Substance abuse, behavioral issues, defiance—absent genetic causes, when a young person acts out, the reason may have to do with trauma.
By the time they reach age 16, roughly one-quarter of children and adolescents have experienced a traumatic event. Trauma results from physical or sexual abuse or from witnessing a horrific event.
Adolescence can be rife with problems without the added burden of trauma. Trauma manifests in various forms for different people. Some turn to drugs and alcohol; others lash out or engage in reckless, self-destructive behavior. Our programs address co-occurring conditions. Nothing in life happens in a vacuum. Treating addiction or mental health issues without treating accompanying trauma is of little help to the patient.
According to the National Child Abuse and Neglect Data System, in 2009 it was reported one in four girls and eight in 10 boys are sexually abused by the age of 18. Sexual abuse is defined as sexual contact without informed consent between a minor—under age 18—and someone who is five or more years older than the minor. Law enforcement and the courts recognize children are incapable of providing informed consent.
The majority of sexual crimes involving children are committed by a relative or friend of the family. Girls are more likely to be abused by a family member whereas boys are likely to be abused by a person they trust, such as a coach, teacher, neighbor, clergy or babysitter.
Sexual abuse can have lifelong psychological repercussions. Factors influencing the severity and the duration of these repercussions include:
Age of the victim when the abuse begins
Severity of the acts
Relationship of the child to the abuser
Invasiveness of the acts
Response and support—of lack thereof—from others
Domestic violence and children
Children raised in an environment where physical and verbal abuse occur, will likely develop emotional difficulties. According to Child Welfare Information Gateway, children raised in violent households display aggressive, antisocial behavior. They are prone to depression and anxiety. They typically score lower on standardized tests. They have limited problem solving skills, lack conflict resolution skills, are violent and are more likely to commit domestic violence as adults. Females who experience or witness violence as children are more likely to be victims of domestic violence as adults.
Parents represent safety and stability. When a child is witness to domestic abuse, his world is undone; the ensuing trauma can be debilitating. Factors which determine the severity of the trauma include:
Nature of the violence
Age of the child when he first witnesses the violence
Frequency of the violence
Gender of the child
If the child was physically or sexually abused
Post-traumatic stress disorder—PTSD
PTSD is generally associated with veterans returning from combat. But a traumatic event can trigger PTSD in civilians. A school shooting, the death of a loved one, a car accident, natural disaster or a life-threatening event can trigger PTSD in a child.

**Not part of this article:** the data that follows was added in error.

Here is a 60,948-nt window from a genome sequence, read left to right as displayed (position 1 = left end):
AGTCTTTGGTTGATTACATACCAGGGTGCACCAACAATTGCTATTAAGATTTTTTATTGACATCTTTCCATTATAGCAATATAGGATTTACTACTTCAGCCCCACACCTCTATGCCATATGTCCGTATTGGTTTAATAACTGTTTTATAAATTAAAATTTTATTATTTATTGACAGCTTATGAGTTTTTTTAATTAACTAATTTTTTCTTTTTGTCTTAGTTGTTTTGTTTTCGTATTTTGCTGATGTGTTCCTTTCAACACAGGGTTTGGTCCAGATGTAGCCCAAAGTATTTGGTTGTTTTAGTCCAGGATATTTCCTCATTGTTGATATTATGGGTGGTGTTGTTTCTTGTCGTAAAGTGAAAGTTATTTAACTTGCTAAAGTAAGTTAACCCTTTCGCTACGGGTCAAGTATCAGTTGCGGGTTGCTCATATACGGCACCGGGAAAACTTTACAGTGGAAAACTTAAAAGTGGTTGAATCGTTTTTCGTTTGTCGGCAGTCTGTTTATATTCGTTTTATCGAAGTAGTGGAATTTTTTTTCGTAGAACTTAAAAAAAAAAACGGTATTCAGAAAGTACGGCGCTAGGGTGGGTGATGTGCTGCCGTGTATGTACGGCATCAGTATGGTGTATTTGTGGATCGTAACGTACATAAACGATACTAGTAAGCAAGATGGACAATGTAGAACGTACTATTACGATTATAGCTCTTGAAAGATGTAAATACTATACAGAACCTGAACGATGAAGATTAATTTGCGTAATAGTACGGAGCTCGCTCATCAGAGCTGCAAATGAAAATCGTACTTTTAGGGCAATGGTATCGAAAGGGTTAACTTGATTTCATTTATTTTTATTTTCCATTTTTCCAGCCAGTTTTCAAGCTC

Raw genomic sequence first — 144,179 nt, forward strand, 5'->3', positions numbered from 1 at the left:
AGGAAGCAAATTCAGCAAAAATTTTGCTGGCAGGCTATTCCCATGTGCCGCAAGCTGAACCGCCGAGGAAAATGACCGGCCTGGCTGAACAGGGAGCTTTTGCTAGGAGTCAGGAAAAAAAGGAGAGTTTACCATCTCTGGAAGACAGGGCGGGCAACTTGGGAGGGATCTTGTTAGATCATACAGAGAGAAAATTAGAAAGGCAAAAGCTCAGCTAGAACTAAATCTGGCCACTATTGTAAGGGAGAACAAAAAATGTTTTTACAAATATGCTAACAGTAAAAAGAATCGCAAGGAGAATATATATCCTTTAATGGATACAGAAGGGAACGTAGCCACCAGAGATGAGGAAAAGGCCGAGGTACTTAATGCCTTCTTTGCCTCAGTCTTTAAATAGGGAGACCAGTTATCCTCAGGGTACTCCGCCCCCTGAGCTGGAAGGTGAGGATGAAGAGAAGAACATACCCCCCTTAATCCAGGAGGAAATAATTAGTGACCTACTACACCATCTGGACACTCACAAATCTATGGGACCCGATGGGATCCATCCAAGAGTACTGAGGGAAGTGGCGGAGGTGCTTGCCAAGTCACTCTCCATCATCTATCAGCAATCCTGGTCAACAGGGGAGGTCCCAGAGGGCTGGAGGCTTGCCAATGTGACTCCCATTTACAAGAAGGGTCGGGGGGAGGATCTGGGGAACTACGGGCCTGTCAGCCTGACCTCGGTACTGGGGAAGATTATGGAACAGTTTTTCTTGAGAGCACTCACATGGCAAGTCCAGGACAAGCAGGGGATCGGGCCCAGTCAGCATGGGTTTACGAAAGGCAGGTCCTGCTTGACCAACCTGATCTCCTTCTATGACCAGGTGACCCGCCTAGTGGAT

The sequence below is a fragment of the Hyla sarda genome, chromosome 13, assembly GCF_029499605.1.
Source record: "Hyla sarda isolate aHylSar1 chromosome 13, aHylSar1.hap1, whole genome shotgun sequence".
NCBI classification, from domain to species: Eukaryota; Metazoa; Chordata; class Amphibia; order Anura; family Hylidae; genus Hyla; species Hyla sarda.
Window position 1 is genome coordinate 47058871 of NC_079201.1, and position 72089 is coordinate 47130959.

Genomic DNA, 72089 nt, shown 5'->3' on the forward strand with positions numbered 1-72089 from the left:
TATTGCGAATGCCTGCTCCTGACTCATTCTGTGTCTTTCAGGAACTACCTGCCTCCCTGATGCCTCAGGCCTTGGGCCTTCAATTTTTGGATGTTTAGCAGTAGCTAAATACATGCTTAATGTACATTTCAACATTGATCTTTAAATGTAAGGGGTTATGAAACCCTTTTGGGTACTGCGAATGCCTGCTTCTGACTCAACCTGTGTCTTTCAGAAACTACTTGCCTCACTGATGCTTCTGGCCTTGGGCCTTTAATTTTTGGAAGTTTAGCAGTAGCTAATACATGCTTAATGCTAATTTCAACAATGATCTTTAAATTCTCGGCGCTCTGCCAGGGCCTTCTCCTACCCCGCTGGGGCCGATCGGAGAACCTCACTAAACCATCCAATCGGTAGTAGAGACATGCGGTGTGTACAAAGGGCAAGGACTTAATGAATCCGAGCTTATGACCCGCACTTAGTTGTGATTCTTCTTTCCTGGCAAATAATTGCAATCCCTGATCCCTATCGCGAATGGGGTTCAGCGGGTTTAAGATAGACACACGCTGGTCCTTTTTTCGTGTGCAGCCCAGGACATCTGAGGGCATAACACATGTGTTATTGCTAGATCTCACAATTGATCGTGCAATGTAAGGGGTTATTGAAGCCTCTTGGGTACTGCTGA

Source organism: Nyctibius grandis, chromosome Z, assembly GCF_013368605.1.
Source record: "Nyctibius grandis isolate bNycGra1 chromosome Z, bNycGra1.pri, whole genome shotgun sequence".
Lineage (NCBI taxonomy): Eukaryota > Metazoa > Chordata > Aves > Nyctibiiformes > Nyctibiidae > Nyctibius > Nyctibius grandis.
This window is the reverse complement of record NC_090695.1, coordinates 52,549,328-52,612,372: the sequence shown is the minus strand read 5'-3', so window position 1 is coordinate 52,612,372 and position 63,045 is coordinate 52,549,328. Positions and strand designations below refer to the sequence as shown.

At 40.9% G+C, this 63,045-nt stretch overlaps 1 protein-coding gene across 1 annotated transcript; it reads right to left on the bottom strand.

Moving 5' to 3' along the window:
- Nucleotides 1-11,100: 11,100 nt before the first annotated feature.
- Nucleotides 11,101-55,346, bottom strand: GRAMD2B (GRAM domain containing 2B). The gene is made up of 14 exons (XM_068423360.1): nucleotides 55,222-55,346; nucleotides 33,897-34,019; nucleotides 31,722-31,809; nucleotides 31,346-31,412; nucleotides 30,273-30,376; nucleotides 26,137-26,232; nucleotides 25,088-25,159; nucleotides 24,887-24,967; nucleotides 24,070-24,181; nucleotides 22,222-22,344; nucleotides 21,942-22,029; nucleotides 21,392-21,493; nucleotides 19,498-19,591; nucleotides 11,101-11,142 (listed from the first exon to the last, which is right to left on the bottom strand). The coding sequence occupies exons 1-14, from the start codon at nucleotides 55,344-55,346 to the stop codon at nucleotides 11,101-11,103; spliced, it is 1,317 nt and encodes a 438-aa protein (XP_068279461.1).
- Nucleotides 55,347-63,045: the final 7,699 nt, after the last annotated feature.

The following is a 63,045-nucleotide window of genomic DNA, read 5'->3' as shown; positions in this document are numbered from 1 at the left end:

A child with PTSD may display the following:
Preoccupation with death
Loss of interest in usual activities
Recurring physical symptoms—headaches, stomach aches
Disproportionate emotional reactions
Increased irritability or anger
Inability to concentrate
The American Academy of Child and Adolescent Psychiatry notes children subjected to repeated trauma often develop emotional numbing to block the pain of trauma. Psychologists call this dissociation. Children with PTSD avoid situations and places they associate with the trauma. They avoid people who they relate to the incident(s). Dissociation can cause a child with PTSD to be less responsive, depressed, withdrawn and detached from his feelings.
PTSD can last for years. The primary goal when counseling a child with PTSD is to reestablish a sense of safety. Psychotherapy, behavioral modification and cognitive therapy aid in establishing this sense of trust.
There is not one set of symptoms for behavioral disorders. The Mayo Clinic provides a list of common behavioral changes which may indicate a teen suffers from an emotional disorder:
Muddled thought processes
Excessive fears or worries
Extreme mood changes
Withdrawal from friends and activities
Detachment from reality, delusions, paranoia or hallucinations
Inability to cope with daily problems or stress
Extreme feelings of guilt
Alcohol or drug abuse
Major changes in eating habits
Sex drive changes
Excessive anger, hostility or violence
White River Academy
When you enroll a young man in White River Academy, our intake team conducts a comprehensive mental health assessment. We create a treatment program tailored to your child’s emotional needs. Depression, anxiety, obsessive-compulsive disorder, bipolar disorder—your son’s treatment plan will address these and a myriad of other behavior issues. Our academy specializes treating mental health and co-occurring substance abuse problems. For more information about WRA and the programs we provide, call 866-520-0905.